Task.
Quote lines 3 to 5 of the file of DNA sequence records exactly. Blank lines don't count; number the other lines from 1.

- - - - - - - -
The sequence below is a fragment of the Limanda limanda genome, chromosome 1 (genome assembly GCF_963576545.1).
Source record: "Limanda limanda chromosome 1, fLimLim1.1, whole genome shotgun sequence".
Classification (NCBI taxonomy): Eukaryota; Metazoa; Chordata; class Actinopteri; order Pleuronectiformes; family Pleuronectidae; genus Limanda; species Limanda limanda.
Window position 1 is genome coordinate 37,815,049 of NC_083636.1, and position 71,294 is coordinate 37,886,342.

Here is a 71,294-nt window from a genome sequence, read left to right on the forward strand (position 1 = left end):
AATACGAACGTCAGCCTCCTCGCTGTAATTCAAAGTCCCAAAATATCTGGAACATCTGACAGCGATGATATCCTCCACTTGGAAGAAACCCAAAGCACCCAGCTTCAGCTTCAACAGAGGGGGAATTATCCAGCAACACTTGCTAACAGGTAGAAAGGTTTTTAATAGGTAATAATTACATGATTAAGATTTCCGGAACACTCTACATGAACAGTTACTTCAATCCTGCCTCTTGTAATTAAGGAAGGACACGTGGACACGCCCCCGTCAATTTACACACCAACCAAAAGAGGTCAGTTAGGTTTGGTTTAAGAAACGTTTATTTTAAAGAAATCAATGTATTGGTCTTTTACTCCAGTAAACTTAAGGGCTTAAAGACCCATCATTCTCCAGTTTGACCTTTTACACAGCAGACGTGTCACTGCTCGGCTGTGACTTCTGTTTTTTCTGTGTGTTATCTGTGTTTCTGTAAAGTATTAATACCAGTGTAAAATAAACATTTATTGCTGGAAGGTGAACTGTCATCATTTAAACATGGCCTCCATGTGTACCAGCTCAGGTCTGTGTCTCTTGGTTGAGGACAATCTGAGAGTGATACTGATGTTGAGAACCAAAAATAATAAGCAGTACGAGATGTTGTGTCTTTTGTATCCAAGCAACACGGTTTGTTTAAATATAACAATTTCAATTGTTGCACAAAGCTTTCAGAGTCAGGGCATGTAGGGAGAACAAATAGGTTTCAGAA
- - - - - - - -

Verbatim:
Classification (NCBI taxonomy): Eukaryota; Metazoa; Chordata; class Actinopteri; order Pleuronectiformes; family Pleuronectidae; genus Limanda; species Limanda limanda.
Window position 1 is genome coordinate 37,815,049 of NC_083636.1, and position 71,294 is coordinate 37,886,342.

Here is a 71,294-nt window from a genome sequence, read left to right on the forward strand (position 1 = left end):